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A Brief History of the Ukulele
The ukulele is a small guitar-shaped instrument that first appeared in Hawaii in the 1880s, introduced by Portuguese immigrants familiar with similar instruments. The Hawaiians were so moved by a performance of the ukulele that they named it the “Jumping Flea” (which, in Hawaiian, is “ukulele”). The term referred to the speed of the player’s fingers over the fretboard. Hawaiian King Kalākaua liked the sound and look of the ukulele so much, he insisted that all royal musical events include it. It has been associated with Hawaii ever since.
The ukulele eventually became popular worldwide, particularly because it is such a portable and affordable instrument with such a happy sound. A ukulele fad hit the United States in the 1950s and waned shortly after with the emergence of rock. It’s an awesome instrument to learn for many reasons, and its affordability, portability, and simplicity leadmany beginner music students to sign up for lessons.
Characteristics of a Ukulele
A close cousin of the acoustic guitar, a ukulele is a smaller fretted instrument that is played by strumming with either the fingers or a pick. The smaller body of the ukulele lends itself to higher pitch and lower volume, which helps to create the ukulele’s distinctive sound. You will often hear the ukulele in pop, rock, folk, and even classical genres where its clean, high tones create a unique atmosphere.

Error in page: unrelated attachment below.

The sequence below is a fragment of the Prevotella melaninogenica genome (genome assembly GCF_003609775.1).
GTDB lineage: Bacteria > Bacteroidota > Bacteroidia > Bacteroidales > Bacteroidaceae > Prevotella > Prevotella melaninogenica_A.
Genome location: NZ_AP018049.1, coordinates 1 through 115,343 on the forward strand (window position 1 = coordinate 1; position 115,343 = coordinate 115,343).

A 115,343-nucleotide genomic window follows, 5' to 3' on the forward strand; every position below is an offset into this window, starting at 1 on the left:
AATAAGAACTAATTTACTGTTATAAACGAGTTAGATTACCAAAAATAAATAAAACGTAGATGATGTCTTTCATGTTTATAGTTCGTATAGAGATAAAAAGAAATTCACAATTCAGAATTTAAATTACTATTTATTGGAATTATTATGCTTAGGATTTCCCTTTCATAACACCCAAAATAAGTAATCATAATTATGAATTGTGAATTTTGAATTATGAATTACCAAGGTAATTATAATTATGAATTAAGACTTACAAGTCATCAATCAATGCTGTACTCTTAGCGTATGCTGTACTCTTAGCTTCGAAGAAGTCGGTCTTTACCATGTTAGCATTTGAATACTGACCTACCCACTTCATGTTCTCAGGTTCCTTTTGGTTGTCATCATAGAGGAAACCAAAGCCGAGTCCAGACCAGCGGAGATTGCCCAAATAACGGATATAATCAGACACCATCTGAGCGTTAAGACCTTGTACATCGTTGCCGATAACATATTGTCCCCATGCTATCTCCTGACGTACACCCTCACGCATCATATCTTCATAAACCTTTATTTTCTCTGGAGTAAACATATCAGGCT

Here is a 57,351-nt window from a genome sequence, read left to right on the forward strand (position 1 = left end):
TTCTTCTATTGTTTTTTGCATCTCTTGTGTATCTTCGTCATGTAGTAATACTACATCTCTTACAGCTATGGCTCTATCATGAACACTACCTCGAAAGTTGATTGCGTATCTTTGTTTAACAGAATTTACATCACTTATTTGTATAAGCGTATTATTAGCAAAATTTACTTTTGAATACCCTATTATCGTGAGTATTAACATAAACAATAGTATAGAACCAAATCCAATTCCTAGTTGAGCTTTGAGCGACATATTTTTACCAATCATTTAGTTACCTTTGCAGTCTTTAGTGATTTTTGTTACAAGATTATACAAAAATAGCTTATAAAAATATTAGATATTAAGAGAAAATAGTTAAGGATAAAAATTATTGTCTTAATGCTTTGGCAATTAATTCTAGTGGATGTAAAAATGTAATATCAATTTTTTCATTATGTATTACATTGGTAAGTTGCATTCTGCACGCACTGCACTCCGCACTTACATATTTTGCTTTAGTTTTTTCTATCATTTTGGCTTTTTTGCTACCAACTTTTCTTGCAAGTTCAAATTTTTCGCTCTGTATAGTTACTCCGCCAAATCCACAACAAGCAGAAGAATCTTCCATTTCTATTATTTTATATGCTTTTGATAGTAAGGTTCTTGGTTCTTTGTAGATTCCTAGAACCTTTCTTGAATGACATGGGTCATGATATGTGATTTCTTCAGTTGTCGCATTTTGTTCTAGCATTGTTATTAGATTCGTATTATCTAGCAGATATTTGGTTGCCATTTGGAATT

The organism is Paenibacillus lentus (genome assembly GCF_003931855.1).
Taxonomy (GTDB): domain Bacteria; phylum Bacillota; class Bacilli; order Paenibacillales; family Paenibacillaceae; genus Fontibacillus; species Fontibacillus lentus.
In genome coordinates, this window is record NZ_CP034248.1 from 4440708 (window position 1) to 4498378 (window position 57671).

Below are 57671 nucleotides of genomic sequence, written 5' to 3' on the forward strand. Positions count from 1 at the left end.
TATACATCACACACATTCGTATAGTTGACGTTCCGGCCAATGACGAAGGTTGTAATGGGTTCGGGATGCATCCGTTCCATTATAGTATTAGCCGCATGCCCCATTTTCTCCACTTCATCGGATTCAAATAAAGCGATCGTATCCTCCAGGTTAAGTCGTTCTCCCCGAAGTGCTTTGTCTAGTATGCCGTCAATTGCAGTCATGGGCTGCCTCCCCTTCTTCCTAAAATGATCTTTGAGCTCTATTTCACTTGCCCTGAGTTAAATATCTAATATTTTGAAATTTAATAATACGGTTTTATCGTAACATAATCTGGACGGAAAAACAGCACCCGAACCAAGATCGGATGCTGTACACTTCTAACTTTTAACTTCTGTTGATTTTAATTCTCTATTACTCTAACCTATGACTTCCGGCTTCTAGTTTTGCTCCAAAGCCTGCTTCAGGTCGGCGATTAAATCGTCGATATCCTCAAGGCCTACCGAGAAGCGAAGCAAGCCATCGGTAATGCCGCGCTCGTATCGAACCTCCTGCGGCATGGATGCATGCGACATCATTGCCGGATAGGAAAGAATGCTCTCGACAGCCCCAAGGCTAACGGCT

At Sloan School of Music, we offer comprehensive instruction to help you reach your ukulele playing dreams. Whether you are interested in playing live shows with your local band or recording some studio samples, we can help you build your musical knowledge to ensure that you can perform at a professional level. A new player will learn strumming and fretting techniques, posture, and instrument care. Scales, chords, and exercises will help you get comfortable with the instrument and build a level of technical expertise. As your skills progress, your expert instructor will provide you with songs and exercises of increasing difficulty, to help you hone your playing skills.
MUSIC THEORY AND PERFORMANCE
In addition to taking on the technical aspects of your playing, you will learn music theory, including keys, rhythm, and meter. You will learn to read charts and sheet music, so you can play anything that comes your way. Your instructor will further assist you with performance techniques and practice, so that you can be confident with your playing, whether you’re in the studio or on stage.
learning The ukUlele
Types of Ukuleles
The ukulele’s tone and sound vary with the size and model. They usually come in four sizes:
There are several less-common variations, too, including the sopranino (or pocket ukulele), bass, and contrabass. The standard-sized ukulele is the soprano. The next most common types are concert, tenor, and baritone. The concert-sized ukulele appeared in the 1920s and was intended to be a sort of enhanced soprano ukulele – a bit bigger and louder, with a deeper tone.
The Benefits of Ukulele Lessons at Sloan School of Music
The team at Sloan School of Music is passionate about the overall benefits of music education. Learning to play an instrument produces amazing effects for the brain and for learning in general. We have seen our music students improve their academic performance, social skills, and cognitive abilities while fine-tuning their artistic self-expression.
Our instructors offer private lessons and group classes for students of all ages and levels. We teach ukulele lessons to players at all levels, from beginners to more advanced students seeking to improve their repertoire and performance.